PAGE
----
Elmer Sutton's photo to be unveiled
Elmer Sutton will be the first person unveiled in Rose and Gretchen Heim's photo project dealing with 15 people who are part of the Northern Beltrami area.
"He is a colorful character and has lots of stories to share. He is a local celebrity as a centurion and has an expressive face," said Rose Heim as to why Sutton was chosen as one of the 15 faces to represent the photo project.
Sutton, who is 103 years old, was honored to be a part of the photo project.
"He was very gracious with his time for us to get photos and get an interview done," Heim said. "We took the photos in the summer of 2008 -- the summer before Elmer turned 100. We were hoping to kick off the show with Elmer in January at his birthday, but we weren't able to pull it together by then. We still want Elmer's photograph to be the first to be unveiled."
Sutton enjoys talking about potatoes and pigs he's raised. "I had 14 sows one year and they averaged nine to the litter."
He also talks about the home he built to raise his family and how it wound up on the wrong side of the creek. So he jacked it up, put it on skids and hauled across to the other side, setting it down over a cellar he'd dug in advance. They finished it in time for Thanksgiving dinner. "It was the best turkey I ever ate," Sutton remembers.
For many years Sutton was the cut off man at the lath mill in Alvwood, but his memories center on farming.
It's not a dull life, as his recollections testify. Twice he was hit by lightning.
And he is quietly emotional as he talks of his wife, Isabelle. She had only what was then called normal school teaching in high school and later had to be certified to teach in Minnesota.
"She was the best teacher I ever knew," he said. "It's a shame she couldn't teach me nothing."
According to Heim, Sutton was her neighbor for years. He drove his tractor until he moved into the senior apartments a few years ago. He cut the grass in the ditches up and down the road he lived on and then baled it. He planted a big crop of potatoes and was very proud of them. He had a yard full of machinery parts.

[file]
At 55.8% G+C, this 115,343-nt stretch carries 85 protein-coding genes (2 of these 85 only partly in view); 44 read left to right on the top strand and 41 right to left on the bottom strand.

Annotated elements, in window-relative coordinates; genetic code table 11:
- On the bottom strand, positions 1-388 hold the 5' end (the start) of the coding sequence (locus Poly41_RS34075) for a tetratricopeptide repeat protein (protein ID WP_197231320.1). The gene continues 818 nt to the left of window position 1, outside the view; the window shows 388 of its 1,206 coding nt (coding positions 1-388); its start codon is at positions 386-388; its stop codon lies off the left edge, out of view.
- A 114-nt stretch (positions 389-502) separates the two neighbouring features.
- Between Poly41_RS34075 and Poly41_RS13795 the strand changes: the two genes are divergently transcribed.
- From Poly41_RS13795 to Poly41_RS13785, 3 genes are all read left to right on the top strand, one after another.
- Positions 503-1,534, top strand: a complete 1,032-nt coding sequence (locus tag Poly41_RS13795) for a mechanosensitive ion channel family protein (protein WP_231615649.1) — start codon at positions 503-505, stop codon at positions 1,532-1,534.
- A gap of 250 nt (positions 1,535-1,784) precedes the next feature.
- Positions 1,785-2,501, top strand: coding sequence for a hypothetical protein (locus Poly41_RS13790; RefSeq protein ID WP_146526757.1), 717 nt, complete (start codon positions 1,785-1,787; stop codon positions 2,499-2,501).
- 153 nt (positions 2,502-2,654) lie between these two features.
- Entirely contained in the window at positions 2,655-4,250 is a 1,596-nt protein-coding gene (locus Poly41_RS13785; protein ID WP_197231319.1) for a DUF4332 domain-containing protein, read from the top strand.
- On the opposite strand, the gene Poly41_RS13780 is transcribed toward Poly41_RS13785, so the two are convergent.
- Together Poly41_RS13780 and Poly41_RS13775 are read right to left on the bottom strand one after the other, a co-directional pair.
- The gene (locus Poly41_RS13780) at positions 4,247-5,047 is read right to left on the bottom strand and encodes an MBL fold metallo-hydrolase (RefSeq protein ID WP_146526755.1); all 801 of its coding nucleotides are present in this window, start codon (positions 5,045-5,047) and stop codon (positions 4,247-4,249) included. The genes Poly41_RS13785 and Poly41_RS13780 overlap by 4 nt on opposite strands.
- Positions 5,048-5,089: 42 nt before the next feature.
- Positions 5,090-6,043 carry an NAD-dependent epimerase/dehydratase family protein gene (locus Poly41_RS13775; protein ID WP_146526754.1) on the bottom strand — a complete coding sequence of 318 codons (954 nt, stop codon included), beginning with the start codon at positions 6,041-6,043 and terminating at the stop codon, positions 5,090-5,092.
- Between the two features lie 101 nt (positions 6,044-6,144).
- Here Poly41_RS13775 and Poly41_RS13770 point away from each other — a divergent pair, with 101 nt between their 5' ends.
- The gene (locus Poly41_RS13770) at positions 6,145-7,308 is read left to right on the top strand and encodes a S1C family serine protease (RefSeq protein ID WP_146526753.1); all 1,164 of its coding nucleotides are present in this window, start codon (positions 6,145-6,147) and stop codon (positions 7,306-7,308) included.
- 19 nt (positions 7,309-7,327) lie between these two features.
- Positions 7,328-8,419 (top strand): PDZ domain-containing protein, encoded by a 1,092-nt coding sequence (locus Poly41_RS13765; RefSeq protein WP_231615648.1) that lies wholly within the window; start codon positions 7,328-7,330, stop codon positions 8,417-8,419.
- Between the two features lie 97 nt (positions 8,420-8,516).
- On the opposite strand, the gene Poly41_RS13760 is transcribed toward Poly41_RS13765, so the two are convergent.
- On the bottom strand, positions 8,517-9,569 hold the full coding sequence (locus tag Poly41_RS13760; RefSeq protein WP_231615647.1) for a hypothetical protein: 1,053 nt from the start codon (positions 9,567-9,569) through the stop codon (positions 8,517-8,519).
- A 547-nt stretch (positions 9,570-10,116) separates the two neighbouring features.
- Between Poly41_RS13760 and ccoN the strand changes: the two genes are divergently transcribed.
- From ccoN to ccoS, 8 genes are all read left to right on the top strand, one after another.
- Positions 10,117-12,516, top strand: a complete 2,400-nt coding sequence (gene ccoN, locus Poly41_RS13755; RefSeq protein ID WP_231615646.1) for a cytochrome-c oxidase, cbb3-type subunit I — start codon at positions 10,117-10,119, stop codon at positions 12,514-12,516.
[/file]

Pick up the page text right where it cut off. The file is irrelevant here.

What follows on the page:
"One time we were desperate for a very odd part to a machine we had and sure enough -- he had it," she said.
He drove to town very slowly almost every day.
"When we saw Elmer on the road, we were wary because we knew his eyesight wasn't the best. If we ran into him in town, he always had a good story for us that would leave us in stitches," Heim said. "His memory is very sharp and he remembers lots of details about people and places in the area that go back to the days he moved here."
Moving into this country when it was still just getting settled, he stopped for the night at a place along the way. During the night, he could hear a noise that didn't sound right, and he stepped outside to find a couple of young men intent on robbing him of his saddle. Pointing his .32 Remington rifle at them he told them to drop it or he'd shoot.
They dropped it and ran, and it was 10 years before he found out who the men, were. They were a father and two sons, and were caught while attempting to rob the Saum store.
Sutton's photos will be unveiled June 27 at 2 p.m. at the Kelliher Senior Center. It will be a potluck and everyone is invited to attend.
"Elmer is loved by the whole community because he is such a character. Just saying his name makes people smile. Everyone will look forward to seeing Elmer's photograph to see what moment and mood was captured, because there are many," said Heim.